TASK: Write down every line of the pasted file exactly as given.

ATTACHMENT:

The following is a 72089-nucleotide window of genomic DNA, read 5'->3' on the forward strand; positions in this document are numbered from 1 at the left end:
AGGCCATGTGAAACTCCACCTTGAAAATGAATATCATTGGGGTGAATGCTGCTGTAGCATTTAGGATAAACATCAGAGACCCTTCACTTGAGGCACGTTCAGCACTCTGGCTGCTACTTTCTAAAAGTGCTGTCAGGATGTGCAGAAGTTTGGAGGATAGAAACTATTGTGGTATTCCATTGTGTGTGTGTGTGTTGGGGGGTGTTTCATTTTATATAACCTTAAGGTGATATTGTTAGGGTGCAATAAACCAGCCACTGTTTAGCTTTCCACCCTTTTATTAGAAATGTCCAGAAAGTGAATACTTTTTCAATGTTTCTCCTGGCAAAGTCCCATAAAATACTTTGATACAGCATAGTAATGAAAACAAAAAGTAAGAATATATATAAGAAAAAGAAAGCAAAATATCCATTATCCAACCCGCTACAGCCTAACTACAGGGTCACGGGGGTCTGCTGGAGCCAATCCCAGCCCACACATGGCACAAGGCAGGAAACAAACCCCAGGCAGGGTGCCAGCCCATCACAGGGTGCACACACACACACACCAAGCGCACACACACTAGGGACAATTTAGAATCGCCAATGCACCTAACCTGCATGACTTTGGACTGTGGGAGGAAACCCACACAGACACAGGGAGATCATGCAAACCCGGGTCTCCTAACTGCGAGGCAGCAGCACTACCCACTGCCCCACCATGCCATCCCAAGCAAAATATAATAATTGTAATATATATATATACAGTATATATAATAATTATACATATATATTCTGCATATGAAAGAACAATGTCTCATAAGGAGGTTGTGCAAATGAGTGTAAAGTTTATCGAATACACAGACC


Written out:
The following is a 72089-nucleotide window of genomic DNA, read 5'->3' on the forward strand; positions in this document are numbered from 1 at the left end:
AGGCCATGTGAAACTCCACCTTGAAAATGAATATCATTGGGGTGAATGCTGCTGTAGCATTTAGGATAAACATCAGAGACCCTTCACTTGAGGCACGTTCAGCACTCTGGCTGCTACTTTCTAAAAGTGCTGTCAGGATGTGCAGAAGTTTGGAGGATAGAAACTATTGTGGTATTCCATTGTGTGTGTGTGTGTTGGGGGGTGTTTCATTTTATATAACCTTAAGGTGATATTGTTAGGGTGCAATAAACCAGCCACTGTTTAGCTTTCCACCCTTTTATTAGAAATGTCCAGAAAGTGAATACTTTTTCAATGTTTCTCCTGGCAAAGTCCCATAAAATACTTTGATACAGCATAGTAATGAAAACAAAAAGTAAGAATATATATAAGAAAAAGAAAGCAAAATATCCATTATCCAACCCGCTACAGCCTAACTACAGGGTCACGGGGGTCTGCTGGAGCCAATCCCAGCCCACACATGGCACAAGGCAGGAAACAAACCCCAGGCAGGGTGCCAGCCCATCACAGGGTGCACACACACACACACCAAGCGCACACACACTAGGGACAATTTAGAATCGCCAATGCACCTAACCTGCATGACTTTGGACTGTGGGAGGAAACCCACACAGACACAGGGAGATCATGCAAACCCGGGTCTCCTAACTGCGAGGCAGCAGCACTACCCACTGCCCCACCATGCCATCCCAAGCAAAATATAATAATTGTAATATATATATATACAGTATATATAATAATTATACATATATATTCTGCATATGAAAGAACAATGTCTCATAAGGAGGTTGTGCAAATGAGTGTAAAGTTTATCGAATACACAGACC